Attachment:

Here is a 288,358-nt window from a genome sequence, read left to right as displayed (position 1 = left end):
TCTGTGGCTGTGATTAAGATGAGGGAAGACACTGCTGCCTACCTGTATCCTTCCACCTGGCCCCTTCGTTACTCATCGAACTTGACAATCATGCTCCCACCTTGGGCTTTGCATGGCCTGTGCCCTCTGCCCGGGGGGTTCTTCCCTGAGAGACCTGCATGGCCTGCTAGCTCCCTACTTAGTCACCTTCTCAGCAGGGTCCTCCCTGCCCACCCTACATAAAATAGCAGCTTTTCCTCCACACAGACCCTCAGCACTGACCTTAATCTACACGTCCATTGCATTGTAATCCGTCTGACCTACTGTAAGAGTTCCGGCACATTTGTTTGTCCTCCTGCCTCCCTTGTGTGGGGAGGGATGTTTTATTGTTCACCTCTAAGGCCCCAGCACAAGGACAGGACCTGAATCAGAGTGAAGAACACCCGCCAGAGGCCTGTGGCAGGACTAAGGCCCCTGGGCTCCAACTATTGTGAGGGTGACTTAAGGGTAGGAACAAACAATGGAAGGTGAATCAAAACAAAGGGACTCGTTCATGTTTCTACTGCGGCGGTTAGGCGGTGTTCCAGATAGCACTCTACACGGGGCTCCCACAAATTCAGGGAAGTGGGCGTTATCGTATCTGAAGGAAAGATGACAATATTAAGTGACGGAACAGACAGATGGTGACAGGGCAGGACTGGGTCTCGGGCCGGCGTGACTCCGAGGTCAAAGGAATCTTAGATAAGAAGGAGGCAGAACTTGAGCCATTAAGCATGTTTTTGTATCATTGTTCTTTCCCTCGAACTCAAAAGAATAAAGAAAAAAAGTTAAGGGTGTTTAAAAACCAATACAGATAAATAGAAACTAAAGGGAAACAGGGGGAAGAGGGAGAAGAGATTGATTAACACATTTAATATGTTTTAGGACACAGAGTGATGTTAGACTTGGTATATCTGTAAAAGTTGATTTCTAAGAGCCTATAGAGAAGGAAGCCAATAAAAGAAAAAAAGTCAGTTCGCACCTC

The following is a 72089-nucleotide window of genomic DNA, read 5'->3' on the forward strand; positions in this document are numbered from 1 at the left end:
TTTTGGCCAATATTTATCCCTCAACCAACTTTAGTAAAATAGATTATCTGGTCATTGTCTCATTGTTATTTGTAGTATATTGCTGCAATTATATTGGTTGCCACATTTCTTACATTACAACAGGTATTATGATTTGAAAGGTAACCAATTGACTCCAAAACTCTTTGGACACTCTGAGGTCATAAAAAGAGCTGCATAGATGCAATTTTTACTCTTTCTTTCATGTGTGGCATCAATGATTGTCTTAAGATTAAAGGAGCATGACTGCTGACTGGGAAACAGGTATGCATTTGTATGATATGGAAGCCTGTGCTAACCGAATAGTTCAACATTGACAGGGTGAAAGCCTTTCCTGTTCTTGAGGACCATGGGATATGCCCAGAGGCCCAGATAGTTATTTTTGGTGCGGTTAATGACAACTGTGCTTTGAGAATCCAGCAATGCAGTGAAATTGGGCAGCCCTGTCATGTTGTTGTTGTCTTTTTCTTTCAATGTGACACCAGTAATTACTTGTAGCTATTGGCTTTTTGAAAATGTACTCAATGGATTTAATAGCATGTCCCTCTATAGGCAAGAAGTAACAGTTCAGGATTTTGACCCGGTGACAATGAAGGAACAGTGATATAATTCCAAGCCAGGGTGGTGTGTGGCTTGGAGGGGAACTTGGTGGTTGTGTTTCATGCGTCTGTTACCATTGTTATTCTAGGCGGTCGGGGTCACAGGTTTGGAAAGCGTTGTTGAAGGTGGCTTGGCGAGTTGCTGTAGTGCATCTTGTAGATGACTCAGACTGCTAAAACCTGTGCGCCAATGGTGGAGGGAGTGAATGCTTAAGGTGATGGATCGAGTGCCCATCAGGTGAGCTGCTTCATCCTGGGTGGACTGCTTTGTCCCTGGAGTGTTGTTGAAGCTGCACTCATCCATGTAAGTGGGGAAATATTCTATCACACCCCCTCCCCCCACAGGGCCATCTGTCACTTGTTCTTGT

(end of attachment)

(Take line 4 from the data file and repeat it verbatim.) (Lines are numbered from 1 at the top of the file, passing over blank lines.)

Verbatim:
TTTTGGCCAATATTTATCCCTCAACCAACTTTAGTAAAATAGATTATCTGGTCATTGTCTCATTGTTATTTGTAGTATATTGCTGCAATTATATTGGTTGCCACATTTCTTACATTACAACAGGTATTATGATTTGAAAGGTAACCAATTGACTCCAAAACTCTTTGGACACTCTGAGGTCATAAAAAGAGCTGCATAGATGCAATTTTTACTCTTTCTTTCATGTGTGGCATCAATGATTGTCTTAAGATTAAAGGAGCATGACTGCTGACTGGGAAACAGGTATGCATTTGTATGATATGGAAGCCTGTGCTAACCGAATAGTTCAACATTGACAGGGTGAAAGCCTTTCCTGTTCTTGAGGACCATGGGATATGCCCAGAGGCCCAGATAGTTATTTTTGGTGCGGTTAATGACAACTGTGCTTTGAGAATCCAGCAATGCAGTGAAATTGGGCAGCCCTGTCATGTTGTTGTTGTCTTTTTCTTTCAATGTGACACCAGTAATTACTTGTAGCTATTGGCTTTTTGAAAATGTACTCAATGGATTTAATAGCATGTCCCTCTATAGGCAAGAAGTAACAGTTCAGGATTTTGACCCGGTGACAATGAAGGAACAGTGATATAATTCCAAGCCAGGGTGGTGTGTGGCTTGGAGGGGAACTTGGTGGTTGTGTTTCATGCGTCTGTTACCATTGTTATTCTAGGCGGTCGGGGTCACAGGTTTGGAAAGCGTTGTTGAAGGTGGCTTGGCGAGTTGCTGTAGTGCATCTTGTAGATGACTCAGACTGCTAAAACCTGTGCGCCAATGGTGGAGGGAGTGAATGCTTAAGGTGATGGATCGAGTGCCCATCAGGTGAGCTGCTTCATCCTGGGTGGACTGCTTTGTCCCTGGAGTGTTGTTGAAGCTGCACTCATCCATGTAAGTGGGGAAATATTCTATCACACCCCCTCCCCCCACAGGGCCATCTGTCACTTGTTCTTGT